7. There are more gender identities than men and women. Not everyone identifies as a man or a woman, gender is a spectrum that goes far beyond this binary. If someone claims that there are only two genders, because there are only two sexes, remind them that: 1 – gender is not about anatomy and 2 – even when it comes to sex there are many intersex conditions that go beyond the male/female binary.
8. Show that transphobia has real consequences. Normalizing transphobic hate speech online leads to normalizing other acts of transphobia. Share statistics that show the high rates of discrimination and hate acts against trans people, for example from the FRA LGBT survey. Trans people and especially trans women experience very high levels of violence, includings sexist violence, and even murder exactly because they are women, living in a sexist and transphobic environment.
9. If you encounter transphobia coming from LGB people remind them that many of the heroes from the LGBTI movement were trans women. For example, today we Pride marches thanks to the brave trans women of color such as Martia P. Johnson and Silvia Rivera who were key figures in the Stonewall riots. Trans women were always some of the most vocal and unapologetic voices who fight for LGBTI equality deserve our respect and gratitude.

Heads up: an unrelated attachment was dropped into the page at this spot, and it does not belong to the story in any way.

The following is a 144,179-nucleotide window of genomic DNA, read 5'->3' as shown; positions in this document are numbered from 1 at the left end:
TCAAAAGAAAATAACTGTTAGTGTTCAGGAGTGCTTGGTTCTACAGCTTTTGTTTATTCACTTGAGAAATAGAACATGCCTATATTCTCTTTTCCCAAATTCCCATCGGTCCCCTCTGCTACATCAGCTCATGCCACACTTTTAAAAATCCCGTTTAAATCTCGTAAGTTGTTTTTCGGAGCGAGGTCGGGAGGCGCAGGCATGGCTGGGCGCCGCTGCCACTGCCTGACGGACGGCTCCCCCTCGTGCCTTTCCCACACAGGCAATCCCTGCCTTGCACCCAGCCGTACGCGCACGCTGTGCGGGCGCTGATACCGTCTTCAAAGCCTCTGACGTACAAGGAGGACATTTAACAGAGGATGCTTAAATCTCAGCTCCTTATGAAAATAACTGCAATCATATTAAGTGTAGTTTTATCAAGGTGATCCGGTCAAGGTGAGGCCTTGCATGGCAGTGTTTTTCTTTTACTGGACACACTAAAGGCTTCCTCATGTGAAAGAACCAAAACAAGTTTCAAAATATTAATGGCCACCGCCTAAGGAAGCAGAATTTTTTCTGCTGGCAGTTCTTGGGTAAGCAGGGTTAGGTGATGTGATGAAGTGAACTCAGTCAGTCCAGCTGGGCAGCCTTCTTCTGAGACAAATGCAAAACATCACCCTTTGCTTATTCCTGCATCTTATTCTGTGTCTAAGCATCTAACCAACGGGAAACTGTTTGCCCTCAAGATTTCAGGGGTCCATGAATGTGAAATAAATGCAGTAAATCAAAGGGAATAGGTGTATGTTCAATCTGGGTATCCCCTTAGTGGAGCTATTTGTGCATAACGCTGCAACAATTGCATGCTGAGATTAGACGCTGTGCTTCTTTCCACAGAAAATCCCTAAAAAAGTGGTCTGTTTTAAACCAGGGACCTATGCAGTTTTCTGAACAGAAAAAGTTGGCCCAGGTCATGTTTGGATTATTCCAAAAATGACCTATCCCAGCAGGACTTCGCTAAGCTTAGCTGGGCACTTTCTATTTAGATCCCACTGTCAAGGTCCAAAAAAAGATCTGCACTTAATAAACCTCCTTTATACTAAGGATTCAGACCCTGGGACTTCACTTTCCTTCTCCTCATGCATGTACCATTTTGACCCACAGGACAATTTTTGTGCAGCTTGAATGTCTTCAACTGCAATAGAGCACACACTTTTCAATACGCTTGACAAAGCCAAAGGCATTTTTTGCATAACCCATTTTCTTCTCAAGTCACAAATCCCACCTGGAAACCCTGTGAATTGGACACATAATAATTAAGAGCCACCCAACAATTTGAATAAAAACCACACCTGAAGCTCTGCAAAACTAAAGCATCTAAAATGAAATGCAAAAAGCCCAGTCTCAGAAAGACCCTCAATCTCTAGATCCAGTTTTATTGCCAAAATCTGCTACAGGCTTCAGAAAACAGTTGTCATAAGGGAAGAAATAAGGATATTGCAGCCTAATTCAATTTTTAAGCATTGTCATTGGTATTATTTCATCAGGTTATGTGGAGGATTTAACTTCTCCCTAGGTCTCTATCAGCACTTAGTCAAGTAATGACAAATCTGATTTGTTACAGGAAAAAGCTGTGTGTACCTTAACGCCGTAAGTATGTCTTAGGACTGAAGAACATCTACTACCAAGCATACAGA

10. When people share articles with transphobic information, check the credibility of the sources. Sometimes transphobes go as far as making up fake news that portray trans people and especially women in a bad and predatory way. Show that their resources are not reliable.
11. Science is on your side. In 2018 the World Health Organizations removed all trans-related identities from the list of mental disorders and being trans is no longer considered a mental health issue.
12. Be aware of the trans-exclusionary radical feminists (TERFs). This phenomenon emerged in the 1970s in the United States when part of the feminist movement claimed that being trans is a Trojan horse in feminism, where men pretend to be women and occupy women’s spaces. Unfortunately, trans-exclusionary radical feminists (TERFs) are very active in some social media platforms such as Twitter and spread transphobic information. If you encounter any of their transphobic content, don’t hesitate to report it. Keep in mind that they can be very well organized and if you engage in arguments with one of them, many others can join and the discussion can become aggressive.